Adolfo, en este artículo publicado hoy, salen algunas explicaciones:
Guns N' Roses, some £10m of Axl grease and Chinese Democracy
new Guns N' Roses album is finally due out next month. Mick Wall
reports on the 13-year gestation of the world's most expensive record
most expensive album ever made. The longest album ever made. The most
over the top album ever made . . . It hasn't even been released yet but
the stories about the making — and endless remaking — of the new Guns
N' Roses record, Chinese Democracy, have been circulating for
years. Indeed, almost £10 million and nearly 15 years later, and,
according to a breathless press release on Wednesday, finally to be
released on November 24, it has assumed almost mythical status.
while the stories are endless — delayed by a revolving door of group
members, producers, record company chiefs, personal gurus and the
wildly unpredictable day-to-day whims of the group's extraordinary
leader, the singer W. Axl Rose — the reasons for the album's
extraordinarily painful creation are harder to pin down.
back in 1995, when the original line-up of the band was still more or
less intact, initial problems centred around Rose's fractured
relationship with Slash, the lead guitarist. Slash was aghast first to
have his songs unilaterally rejected by the singer, then to find that
Rose had hired a replacement guitarist, an old school chum with no
previous big-time experience named Paul Huge, without informing the
rest of the band.
"I was suicidal," said Slash. "If I'd had a
gun with me at that time, I probably would have done myself in. If I'd
had a half-ounce of heroin with me, I probably just would've gone. It
was heavy." So heavy that one by one over the next two years he was
followed out the door by every other original member.
alone to his own devices, Rose embarked on an extraordinary decade-long
journey during which more than a dozen musicians were hired, fired, or
eventually walked out, exhausted by the endless delays.
from a massive soundstage in California, he instructed studio engineers
to keep recording any ideas the various musicians he'd invited into the
fold came up with. At one point he was being sent up to five CDs a week
with various different mixes of proposed songs. Eventually, a stack of
more than 1,000 CDs and DAT cassettes had built up, all painstakingly
filed and labelled. "It was like the Library of Congress in there,"
says one studio worker.
Deeply affected by the death of his
mother, Sharon, from cancer, in 1996, and his collaborator West Arkeen,
from a drug overdose, Rose also became a recluse, refusing to leave his
Malibu mansion. He kept tanks of exotic spiders and reptiles for
company, adopting bizarre disguises whenever he went out.
employees were required to sign confidentiality agreements containing
stiff penalties if breached. They also had to submit a photograph of
themselves which Rose would then offer to a personal guru, nicknamed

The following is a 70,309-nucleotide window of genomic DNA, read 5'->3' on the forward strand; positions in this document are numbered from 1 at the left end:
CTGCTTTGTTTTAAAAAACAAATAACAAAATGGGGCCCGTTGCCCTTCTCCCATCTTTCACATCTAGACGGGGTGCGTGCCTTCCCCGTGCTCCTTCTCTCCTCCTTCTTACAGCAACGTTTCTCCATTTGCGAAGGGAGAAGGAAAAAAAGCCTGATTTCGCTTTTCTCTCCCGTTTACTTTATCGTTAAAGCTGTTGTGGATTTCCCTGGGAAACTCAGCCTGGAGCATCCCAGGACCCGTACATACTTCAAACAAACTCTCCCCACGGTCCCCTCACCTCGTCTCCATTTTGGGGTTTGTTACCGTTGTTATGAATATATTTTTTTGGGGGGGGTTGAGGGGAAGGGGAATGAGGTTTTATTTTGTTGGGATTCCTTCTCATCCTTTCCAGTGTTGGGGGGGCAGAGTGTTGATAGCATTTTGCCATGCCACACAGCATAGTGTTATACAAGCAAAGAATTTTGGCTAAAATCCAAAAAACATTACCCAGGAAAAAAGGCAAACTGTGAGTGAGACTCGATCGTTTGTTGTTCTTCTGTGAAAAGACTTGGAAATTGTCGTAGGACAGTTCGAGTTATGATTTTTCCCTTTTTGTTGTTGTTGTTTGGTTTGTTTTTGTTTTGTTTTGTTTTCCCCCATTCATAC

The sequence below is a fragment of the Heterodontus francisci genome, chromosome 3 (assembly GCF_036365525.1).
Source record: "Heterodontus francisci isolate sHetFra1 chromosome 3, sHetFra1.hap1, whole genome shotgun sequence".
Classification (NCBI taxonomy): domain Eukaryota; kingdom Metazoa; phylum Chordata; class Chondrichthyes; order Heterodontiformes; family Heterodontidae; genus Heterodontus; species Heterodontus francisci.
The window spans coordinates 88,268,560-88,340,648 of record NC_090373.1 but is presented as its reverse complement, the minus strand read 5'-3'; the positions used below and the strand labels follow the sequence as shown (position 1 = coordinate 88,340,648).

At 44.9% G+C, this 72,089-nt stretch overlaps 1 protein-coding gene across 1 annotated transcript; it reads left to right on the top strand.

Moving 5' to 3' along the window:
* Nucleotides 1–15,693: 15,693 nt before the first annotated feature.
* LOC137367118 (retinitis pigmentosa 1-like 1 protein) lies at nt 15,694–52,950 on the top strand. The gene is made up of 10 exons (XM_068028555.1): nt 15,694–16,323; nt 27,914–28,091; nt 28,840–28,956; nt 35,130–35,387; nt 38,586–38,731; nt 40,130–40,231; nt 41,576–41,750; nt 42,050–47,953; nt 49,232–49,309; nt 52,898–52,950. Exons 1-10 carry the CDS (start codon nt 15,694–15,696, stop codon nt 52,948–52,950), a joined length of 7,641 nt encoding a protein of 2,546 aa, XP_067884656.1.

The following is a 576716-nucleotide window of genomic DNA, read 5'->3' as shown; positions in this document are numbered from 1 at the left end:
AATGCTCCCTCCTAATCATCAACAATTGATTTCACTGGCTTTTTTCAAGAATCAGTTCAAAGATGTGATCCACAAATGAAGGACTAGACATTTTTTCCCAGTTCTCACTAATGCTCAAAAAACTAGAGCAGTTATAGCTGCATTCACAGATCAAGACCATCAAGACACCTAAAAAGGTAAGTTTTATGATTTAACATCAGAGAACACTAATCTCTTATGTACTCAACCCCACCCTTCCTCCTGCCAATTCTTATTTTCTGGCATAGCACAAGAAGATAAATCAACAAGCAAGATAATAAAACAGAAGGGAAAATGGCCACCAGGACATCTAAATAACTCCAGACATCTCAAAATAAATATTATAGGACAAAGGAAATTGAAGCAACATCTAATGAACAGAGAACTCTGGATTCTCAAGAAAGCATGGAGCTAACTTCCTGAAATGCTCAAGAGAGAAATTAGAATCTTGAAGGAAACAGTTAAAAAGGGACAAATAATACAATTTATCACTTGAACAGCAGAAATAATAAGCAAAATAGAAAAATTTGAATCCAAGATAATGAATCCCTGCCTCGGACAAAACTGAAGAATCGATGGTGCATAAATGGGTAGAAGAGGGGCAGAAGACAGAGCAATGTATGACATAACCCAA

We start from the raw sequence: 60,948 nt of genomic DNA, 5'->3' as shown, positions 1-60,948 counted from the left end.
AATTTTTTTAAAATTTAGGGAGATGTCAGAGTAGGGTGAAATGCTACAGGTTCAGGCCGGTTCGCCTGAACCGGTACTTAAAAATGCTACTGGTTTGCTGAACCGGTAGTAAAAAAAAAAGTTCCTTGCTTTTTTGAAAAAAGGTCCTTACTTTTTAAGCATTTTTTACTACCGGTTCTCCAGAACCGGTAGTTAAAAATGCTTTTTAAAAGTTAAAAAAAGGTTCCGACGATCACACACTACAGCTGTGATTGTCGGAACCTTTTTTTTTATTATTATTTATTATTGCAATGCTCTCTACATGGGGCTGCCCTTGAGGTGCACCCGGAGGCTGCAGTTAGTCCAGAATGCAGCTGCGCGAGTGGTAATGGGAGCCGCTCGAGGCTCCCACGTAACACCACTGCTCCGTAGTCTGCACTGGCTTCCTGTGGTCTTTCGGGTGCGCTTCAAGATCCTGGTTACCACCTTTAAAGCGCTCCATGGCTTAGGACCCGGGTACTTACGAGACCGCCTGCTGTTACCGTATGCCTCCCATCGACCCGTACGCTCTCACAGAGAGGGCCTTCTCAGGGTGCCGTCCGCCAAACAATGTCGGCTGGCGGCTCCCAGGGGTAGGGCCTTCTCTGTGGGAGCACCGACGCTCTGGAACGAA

Yoda by his road crew, for "psychic inspection" to reveal their true
motives, strengths and weaknesses. Even photographs of an employee's
children were requested on occasion.
Meanwhile, the years
crept by and his record company, Interscope, began to panic. When one
record company honcho couriered to Rose a sampling of CDs featuring
various producers, with a note suggesting he might like to consider one
of them to work with, Rose's response was to place the CDs in his drive
and run over them in his Ferrari.
When another new recruit,
the bizarre guitarist Buckethead — so-named because he wore a Kentucky
Fried Chicken bucket on his head and hid behind a Friday the 13th mask
— requested a chicken coop be built in the studio, stocked with live
chickens, Rose accommodated him — until the singer's pet wolf cubs got
in there one night and feasted on them. Buckethead left soon
The record company authorised a further $1 million
"incentive" payment to Rose, with the promise of another $1 million if
he delivered a finished album by March 1999. The date came and went.
working routine now became so ragged that he rarely showed his face at
the studio, despite keeping all the musicians and engineers on a
monthly retainer said to have totalled $250,000.
In a rare
interview, Rose claimed that there were now roughly 70 new songs in
various stages of completion, and that they had already recorded "at
least two albums" of material, some of which was "too advanced" for
their fans to enjoy.
Possibly so, but listening to the grungy "new" single, Chinese Democracy, released this week, it sounds almost identical to the track that's been available via a leaked internet source since 2005.
As to why he had decided to call the album Chinese Democracy,
the one constant fact about the project throughout all the chaos, Rose
shrugged: "Well, there's a lot of Chinese democracy movements, and it's
something that there's a lot of talk about, and it's something that
will be nice to see. It could also just be like an ironic statement. I
don't know, I just like the sound of it."
Guns N' Roses'
manager Andy Gould said recently: "When they asked Michelangelo to
paint the Sistine Chapel, they didn't say, 'Can you do it in the fourth
quarter?' Great art sometimes takes time."